Photo via Wikimedia
In 2017, Mayor Bill de Blasio’s administration opened just 10 out of the 20 shelters planned for New York City under an initiative aimed at curbing the city’s growing homelessness crisis. Last February, the city unveiled its “Turning the Tide on Homelessness” plan that included opening 90 shelters over five years, with about 20 shelters each in 2017 and 2018. But, according to the New York Times, the city fell short of its target last year, opening just half the number of shelters planned due to delays in the permit process, time-consuming negotiations with nonprofits that run the shelters and backlash from the community and public officials. Under de Blasio, the homeless population has grown. When the mayor took office in 2014, about 68,000 New Yorkers were without homes. Today, roughly 77,000 people are considered homeless in NYC, with 3,900 on the street, the largest homeless population in the U.S.
Steven Banks, the commissioner of the city’s Department of Social Services, told the Times that while the agency was confident the city would meet its goal this spring, 2017 had served as a reality check.
“If it was easy to do, the shelter system wouldn’t have developed in a haphazard way over three and a half decades,” Banks said in an interview with the Times. “We set an ambitious goal to keep commitments to providing better client services and more community engagement. We’re confident that at the end of the five-year plan, we will get to the 90 shelters.”
Typically when the city announces plans to open a shelter, especially those set aside for single men, officials face pushback from local residents. Last March, de Blasio announced three new shelters were set to open in Crown Heights, a Brooklyn neighborhood already saturated with NYCHA housing and shelters. Despite protests from local residents and a temporary restraining order that caused a three-month delay, the city eventually opened a shelter for 104 elderly men.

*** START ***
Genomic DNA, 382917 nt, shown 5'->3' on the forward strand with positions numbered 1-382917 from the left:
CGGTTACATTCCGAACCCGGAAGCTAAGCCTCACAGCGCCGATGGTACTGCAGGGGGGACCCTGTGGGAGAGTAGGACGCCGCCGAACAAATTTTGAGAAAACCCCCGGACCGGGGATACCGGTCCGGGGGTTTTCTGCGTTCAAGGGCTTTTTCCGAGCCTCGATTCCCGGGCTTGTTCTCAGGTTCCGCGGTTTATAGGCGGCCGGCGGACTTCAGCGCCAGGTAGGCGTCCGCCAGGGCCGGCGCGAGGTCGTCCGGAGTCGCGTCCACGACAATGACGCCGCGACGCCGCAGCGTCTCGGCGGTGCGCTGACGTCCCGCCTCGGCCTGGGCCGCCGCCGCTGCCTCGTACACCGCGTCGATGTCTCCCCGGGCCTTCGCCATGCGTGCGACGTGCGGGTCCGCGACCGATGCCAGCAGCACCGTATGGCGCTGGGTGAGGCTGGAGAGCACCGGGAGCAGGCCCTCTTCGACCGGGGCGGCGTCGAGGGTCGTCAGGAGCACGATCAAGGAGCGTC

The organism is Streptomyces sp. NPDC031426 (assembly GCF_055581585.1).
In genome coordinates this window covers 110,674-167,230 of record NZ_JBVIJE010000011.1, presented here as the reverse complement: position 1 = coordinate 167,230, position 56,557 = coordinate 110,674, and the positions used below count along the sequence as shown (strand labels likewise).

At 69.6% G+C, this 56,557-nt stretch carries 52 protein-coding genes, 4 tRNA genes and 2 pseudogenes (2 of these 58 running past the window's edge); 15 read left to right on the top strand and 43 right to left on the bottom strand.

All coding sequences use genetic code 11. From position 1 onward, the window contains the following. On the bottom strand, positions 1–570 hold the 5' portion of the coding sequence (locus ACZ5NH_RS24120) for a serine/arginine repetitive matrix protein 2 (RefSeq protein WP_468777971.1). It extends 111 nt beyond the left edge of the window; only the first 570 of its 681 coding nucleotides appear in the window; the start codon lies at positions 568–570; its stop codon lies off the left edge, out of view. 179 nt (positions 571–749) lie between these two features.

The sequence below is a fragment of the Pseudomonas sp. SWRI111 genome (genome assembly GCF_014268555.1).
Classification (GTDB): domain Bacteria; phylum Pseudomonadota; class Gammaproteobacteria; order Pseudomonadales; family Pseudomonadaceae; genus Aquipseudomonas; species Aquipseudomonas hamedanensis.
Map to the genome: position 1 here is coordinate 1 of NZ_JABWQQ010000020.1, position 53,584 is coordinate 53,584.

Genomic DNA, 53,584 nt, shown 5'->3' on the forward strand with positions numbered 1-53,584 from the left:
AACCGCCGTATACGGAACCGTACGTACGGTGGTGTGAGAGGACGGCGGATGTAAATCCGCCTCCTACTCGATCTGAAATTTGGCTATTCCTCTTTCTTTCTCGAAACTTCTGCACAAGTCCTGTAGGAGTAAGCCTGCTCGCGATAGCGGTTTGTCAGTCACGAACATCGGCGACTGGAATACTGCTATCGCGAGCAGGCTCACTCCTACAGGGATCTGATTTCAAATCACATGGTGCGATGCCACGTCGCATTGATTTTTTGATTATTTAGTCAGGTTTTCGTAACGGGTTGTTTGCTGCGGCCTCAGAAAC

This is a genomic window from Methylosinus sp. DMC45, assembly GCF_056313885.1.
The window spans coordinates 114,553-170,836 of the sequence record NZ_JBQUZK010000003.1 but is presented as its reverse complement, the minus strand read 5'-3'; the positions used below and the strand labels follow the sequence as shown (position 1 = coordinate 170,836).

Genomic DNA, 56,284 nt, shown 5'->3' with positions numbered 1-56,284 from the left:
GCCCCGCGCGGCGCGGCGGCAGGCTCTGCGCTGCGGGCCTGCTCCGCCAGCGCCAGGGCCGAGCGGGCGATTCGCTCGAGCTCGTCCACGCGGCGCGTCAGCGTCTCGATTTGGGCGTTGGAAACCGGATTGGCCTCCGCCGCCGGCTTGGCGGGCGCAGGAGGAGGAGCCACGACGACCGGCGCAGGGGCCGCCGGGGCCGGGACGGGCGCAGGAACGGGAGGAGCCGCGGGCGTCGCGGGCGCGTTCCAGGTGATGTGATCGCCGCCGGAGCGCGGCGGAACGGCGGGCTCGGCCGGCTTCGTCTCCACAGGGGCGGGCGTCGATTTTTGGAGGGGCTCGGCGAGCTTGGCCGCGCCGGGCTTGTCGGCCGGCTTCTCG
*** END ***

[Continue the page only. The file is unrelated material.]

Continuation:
Last week, de Blasio said a new homeless shelter for 150 single adult men will open on Manhattan’s Billionaires’ Row at 158 West 58th Street. Residents in the affluent neighborhood expressed their concerns following the mayor’s announcement. The director of security for One57, an ultra-luxurious supertall known for its $100 million penthouse apartment, told the New York Post he was “concerned” for his guests. “I don’t know if these gentlemen are violent, I don’t know what to expect,” he said.
Part of the problem continues to be the public perception of homeless men. Frederick Shack of the Urban Pathways, a shelter provider told the Times: “All of the data shows that homeless people on the street are more likely to be victims of crime, not perpetrators of crime. They are at risk, they have disabilities, and they need support.”
[Via NY Times]
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